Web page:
ISLAND Journal from Iceland: 14” x 11” x 1.25” Twelve original watercolor monotypes were directly used to produce twelve pigment prints on Somerset rag paper. Each print is hand-embellished with watercolor and ink, and enclosed within a folio of handmade Abaca paper The text, typeset in Galliard, is reproduced from polymer plates, and printed on a hand letterpress. The text is derived from journal notes by Mary Heebner A chemise wrap made with Kyoseishi and indigo Kozo paper over onyx board contains the set of poems and prints. This is housed in an acrylic sleeve. Edition limited to 60 copies. 8 remain.

Guideline donation: $1500.

ISLA NEGRA #28 collage, approx. 10" x 9". Handmade Torinoko paper, water-based pigments, Fijiian bark fiber, mica.

Guideline donation: $1200.

This is the series from which 12 paintings were reproduced and paired with Poems of the Sea by Pablo Neruda for the artist’s book, and subsequent trade version (Harper Collins 2004) both titled On the Blue Shore of Silence: Poems of the Sea by Pablo Neruda

INDIA series: KAMA SUTRA: Lily approx. 34" x 28" ground cochineal in binder on handmade paper from Sikkim. Inset with gold edged watercolor.

Guideline donation: $3600.

INDIA series: Equivalents #3, 7" x 25". Handmade paper collage, water media.

Guideline donation: $2500.


Equivalents
INDIA series: Equivalents #3, 7" x 25". Handmade paper collage, water media.
Poems of the Sea
12 paintings were reproduced and paired with Poems of the Sea by Pablo Neruda
Kama Sutra
INDIA series: KAMA SUTRA: Lily approx. 34" x 28" ground cochineal in binder on handmade paper from Sikkim. Inset with gold edged watercolor
Isla Negra
ISLA NEGRA #28 collage, approx. 10" x 9". Handmade Torinoko paper, water-based pigments, Fijiian bark fiber, mica

Xima Lee Hulings

I admire Lee almost as much as I cherish our friendship. (Like me, she learned to read and write in Georgia.) Over the years she has mastered two arts that seem related but really aren’t: architecture, at which she excelled internationally in her twenties, and painting, a more recent achievement. I like particularly the way her sense of humor comes out unmistakably in her work.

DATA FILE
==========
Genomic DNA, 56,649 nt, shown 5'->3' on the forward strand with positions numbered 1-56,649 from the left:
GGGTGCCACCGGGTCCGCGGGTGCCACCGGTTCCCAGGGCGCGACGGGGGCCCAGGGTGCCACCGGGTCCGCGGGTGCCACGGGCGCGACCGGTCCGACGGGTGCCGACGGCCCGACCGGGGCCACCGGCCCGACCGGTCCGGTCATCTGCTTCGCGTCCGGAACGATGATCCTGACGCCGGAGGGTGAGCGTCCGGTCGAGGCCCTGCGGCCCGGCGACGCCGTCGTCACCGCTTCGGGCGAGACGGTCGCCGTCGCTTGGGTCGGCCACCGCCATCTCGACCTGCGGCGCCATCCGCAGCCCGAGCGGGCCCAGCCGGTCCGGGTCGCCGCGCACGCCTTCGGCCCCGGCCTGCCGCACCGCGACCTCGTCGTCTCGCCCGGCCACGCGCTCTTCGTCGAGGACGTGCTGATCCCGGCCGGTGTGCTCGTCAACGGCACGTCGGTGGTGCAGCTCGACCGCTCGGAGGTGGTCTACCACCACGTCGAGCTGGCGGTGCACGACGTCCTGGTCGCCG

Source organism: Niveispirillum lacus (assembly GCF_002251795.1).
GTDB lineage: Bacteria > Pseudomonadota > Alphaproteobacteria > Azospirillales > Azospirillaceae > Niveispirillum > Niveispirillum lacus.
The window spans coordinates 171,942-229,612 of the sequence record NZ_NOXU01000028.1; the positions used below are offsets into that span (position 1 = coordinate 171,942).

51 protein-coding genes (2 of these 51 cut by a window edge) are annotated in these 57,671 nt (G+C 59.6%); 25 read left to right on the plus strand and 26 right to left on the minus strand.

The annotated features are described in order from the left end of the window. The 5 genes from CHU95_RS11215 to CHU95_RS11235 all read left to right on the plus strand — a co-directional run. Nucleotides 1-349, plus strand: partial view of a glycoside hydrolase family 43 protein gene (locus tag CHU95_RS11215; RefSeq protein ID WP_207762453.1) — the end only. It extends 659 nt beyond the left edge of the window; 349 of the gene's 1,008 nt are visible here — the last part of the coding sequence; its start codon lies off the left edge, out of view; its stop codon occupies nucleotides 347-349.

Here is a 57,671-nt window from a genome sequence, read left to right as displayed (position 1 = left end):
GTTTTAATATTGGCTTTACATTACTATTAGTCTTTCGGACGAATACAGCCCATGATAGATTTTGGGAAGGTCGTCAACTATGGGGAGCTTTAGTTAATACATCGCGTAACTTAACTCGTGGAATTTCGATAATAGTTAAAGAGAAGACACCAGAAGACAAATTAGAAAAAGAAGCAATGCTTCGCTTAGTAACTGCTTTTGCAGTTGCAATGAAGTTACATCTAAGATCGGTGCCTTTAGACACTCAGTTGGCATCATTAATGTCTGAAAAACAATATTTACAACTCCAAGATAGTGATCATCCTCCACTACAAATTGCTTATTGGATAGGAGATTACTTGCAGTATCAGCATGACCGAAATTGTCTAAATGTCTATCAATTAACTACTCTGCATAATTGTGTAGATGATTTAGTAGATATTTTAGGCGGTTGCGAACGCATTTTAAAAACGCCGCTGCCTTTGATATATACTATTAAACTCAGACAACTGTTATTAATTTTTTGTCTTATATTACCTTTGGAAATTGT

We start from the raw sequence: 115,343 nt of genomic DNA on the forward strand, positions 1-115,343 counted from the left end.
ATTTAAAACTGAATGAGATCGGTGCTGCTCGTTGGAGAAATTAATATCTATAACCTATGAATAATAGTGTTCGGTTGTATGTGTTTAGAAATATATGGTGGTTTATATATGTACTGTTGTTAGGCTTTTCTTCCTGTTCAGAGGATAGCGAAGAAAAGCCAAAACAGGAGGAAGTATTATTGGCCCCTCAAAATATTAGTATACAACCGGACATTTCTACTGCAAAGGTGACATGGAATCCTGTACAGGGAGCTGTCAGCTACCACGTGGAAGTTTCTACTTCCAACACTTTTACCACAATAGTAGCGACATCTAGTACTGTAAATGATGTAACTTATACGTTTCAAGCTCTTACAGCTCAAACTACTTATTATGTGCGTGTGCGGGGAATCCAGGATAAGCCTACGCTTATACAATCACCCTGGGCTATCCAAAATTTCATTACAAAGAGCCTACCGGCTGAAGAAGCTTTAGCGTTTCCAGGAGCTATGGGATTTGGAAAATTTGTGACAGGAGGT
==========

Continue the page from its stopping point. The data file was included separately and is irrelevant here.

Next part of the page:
Xima Lee Hulings is a Southern-born artist whose work is a reflection of her interest in ancestry, memory, storytelling, and pattern-making. Using imagery from the past, she creates paintings in an effort to promote a new narrative and deeper connection to the original. Watercolor, gouache, and gold leaf are her current materials of choice resulting in a play of contrast, light, and color. Visit xima.net.

“Leave me alone” watercolor, gouache and gold leaf on paper mounted to wood block, 18”x24”, copyright 2010, Guideline donation: $2250.

“James” archival giclee print on bamboo paper with 23k gold leaf, 16”x16”, copyright 2009, Guideline donation: $600

“Harper” archival giclee print on bamboo paper with 23k gold leaf, 10”x20”, copyright 2012, Guideline donation: $450


Leave me alone
“Leave me alone” watercolor, gouache and gold leaf on paper mounted to wood block, 18”x24”
James
“James” archival giclee print on bamboo paper with 23k gold leaf, 16”x16”
Harper
“Harper” archival giclee print on bamboo paper with 23k gold leaf, 10”x20”

Charlie Hunter

Charlie and I have been buddies for over forty years, since Exeter and Yale; he was generous enough to design the program for my first solo concert. I knew, even then, that he had a great future as one of this country’s foremost explorers of The American Idiom.

Charlie Hunter graduated from Yale with a degree in art, then went on to design posters for rock acts like The Clash, REM, Eurythmics, and Jerry Garcia, before switching to album design and oil painting. Hunter's drippy portraits of rusting American infrastructure have attracted wide interest of late, and are in the collections of a rather strange assortment of national figures, from pro-footballer Logan Mankins to MSNBC host Rachel Maddow. Visit hunter-studio.com.

"103/103": A May, 2009 field painting, oil on panel (21" x 28"), framed in light wood, of the highway junction at Proctorsville, just outside Ludlow, VT. Guideline donation: $2,500.


Route 131 by Charlie Hunter
Route 131 by Charlie Hunter

Bela Lyon Pratt (1867 -- 1917)

Although I sometimes feel I’ve seen a lot, no – I’m not that old. I never knew Pratt, though I saw his statue of Nathan Hale for years at Yale and admired his work in the Boston Public Garden. His granddaughter Cynthia is a dear friend and was kind enough to donate this unique survivor. A rare chance to get close to a great artist’s process.

Bela Lyon Pratt was one of America’s finest 19th-century sculptors and, under the influence of his mentor Augustus Saint-Gaudens, ushered sculpture in this country into the 20th century. Pratt headed the sculpture department at the School of the Museum of Fine Arts, Boston, from 1898 until his untimely death at age 49 in 1917. Visit http://en.wikipedia.org/wiki/Bela_Pratt.

During those years he, with other artists, spent many hours dining and “playing” at the Tavern Club. This medallion of a bear dining was created in 1909 for members of 25 years’ standing. It was reduced and cast in silver by Tiffany & Company. The original plaster cast, from which this reproduction medallion was made of a verdigris patina’d resin, now hangs at the Bela Lyon Pratt Gallery of Coins and Medallions at the Yale Art Museum. One of three extant, the only in private hands.

Diameter: 15". Guideline donation: $500.


Madallion of a Bear
Madallion of a Bear